Truth is, ECM professionals have been in short supply for a long time -- and even mediocre people can demand and receive decent money in this sector. This of course is a real challenge for employers.My advice (unchanged over the years) is to first separate out clearly those who need:
- Technical skills related to the ECM products you are using
- Business process and change management skills
- Library services and information management skills
Don't try to get one person who can do all of these things; that's like looking for a purple squirrel (it would be cool if you could find one, but you're not going to). ECM projects will require all of these skills and in near equal measure, but you will need a combination of people and will not pay the same rate for each.
Technical skills for ECM products can range from deep understanding of a particular product, such as LiveLink or Documentum, to more general database administration and application development skills. Depending on your actual needs, you may pay a king's ransom or simply the regular IT rate for such staff. Business process/analyst change management skills again can come at widely different price points, but are typically more affordable than one might think. Library services staff are usually at the lower end of the IT pay scale (even though their work is arguably the most specialized).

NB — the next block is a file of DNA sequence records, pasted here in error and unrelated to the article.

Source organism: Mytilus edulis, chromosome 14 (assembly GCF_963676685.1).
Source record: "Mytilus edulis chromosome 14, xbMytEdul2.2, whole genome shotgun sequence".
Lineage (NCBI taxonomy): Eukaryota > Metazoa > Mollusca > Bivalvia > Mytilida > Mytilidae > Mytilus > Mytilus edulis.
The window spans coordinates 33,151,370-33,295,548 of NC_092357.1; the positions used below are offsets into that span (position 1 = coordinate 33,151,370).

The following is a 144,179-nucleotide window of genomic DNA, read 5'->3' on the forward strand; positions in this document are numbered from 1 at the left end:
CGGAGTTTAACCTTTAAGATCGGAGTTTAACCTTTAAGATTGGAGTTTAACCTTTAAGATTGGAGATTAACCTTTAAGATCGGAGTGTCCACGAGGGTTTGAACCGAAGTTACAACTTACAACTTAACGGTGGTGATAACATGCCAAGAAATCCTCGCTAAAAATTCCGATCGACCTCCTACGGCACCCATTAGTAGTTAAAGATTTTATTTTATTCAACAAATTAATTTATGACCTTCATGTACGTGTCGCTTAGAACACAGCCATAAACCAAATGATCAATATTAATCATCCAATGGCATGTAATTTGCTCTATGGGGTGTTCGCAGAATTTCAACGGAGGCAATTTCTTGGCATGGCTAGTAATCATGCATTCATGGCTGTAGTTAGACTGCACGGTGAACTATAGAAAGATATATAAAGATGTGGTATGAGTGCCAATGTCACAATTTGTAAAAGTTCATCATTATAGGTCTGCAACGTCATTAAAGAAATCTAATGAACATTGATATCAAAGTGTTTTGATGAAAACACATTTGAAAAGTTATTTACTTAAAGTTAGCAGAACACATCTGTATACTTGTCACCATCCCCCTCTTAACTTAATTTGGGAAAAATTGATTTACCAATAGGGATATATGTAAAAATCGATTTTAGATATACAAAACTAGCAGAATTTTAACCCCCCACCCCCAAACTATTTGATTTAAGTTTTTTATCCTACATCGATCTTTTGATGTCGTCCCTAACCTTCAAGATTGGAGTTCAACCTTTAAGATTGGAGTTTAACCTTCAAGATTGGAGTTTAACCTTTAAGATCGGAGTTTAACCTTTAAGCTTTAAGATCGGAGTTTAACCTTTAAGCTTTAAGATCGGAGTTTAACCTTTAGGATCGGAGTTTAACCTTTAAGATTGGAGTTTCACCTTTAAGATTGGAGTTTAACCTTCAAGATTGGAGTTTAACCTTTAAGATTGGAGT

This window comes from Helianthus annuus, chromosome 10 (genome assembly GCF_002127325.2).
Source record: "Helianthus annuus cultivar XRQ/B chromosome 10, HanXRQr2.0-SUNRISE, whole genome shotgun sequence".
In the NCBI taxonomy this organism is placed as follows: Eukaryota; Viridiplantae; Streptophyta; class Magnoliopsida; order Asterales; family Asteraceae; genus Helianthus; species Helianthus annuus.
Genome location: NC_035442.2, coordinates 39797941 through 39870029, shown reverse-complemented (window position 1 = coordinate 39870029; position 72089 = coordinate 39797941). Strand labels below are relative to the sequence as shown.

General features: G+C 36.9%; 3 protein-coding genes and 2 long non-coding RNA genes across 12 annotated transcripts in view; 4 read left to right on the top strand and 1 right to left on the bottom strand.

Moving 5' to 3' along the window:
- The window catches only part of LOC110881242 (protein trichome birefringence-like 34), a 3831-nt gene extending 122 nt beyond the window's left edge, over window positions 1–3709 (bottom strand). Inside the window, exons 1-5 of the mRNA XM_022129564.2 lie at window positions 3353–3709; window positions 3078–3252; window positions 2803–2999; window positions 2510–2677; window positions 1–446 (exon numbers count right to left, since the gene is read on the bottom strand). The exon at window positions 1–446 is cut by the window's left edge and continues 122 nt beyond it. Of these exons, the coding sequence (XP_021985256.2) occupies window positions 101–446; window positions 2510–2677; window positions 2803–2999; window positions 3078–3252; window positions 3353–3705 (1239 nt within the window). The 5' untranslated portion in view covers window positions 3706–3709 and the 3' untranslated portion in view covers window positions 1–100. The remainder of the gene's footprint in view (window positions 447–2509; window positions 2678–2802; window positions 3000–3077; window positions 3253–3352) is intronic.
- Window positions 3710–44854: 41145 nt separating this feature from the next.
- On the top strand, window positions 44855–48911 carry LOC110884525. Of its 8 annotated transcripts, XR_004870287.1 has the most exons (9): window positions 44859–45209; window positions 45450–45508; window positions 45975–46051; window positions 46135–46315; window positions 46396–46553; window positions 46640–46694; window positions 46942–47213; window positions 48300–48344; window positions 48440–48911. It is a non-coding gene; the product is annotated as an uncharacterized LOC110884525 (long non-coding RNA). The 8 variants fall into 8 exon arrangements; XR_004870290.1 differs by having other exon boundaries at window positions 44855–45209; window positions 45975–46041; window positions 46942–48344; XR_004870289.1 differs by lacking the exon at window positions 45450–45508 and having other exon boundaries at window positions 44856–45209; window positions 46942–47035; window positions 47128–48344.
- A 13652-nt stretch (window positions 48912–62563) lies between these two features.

By separating out the differing skill sets you can recruit the right people at the right pay levels. And you can look to such resources at ARMA, AIIM, or for that matter LinkedIn with a greater level of success than simply advertising generally for an ECM Architect or Specialist -- terms that could, and sometimes do, mean almost anything.One HR professional at a major healthcare firm told me this week that enterprise content management-skilled applicants are looking for approximately 40% more in base pay than their peers with a background in CRM or ERP... My advice (unchanged over the years) is to...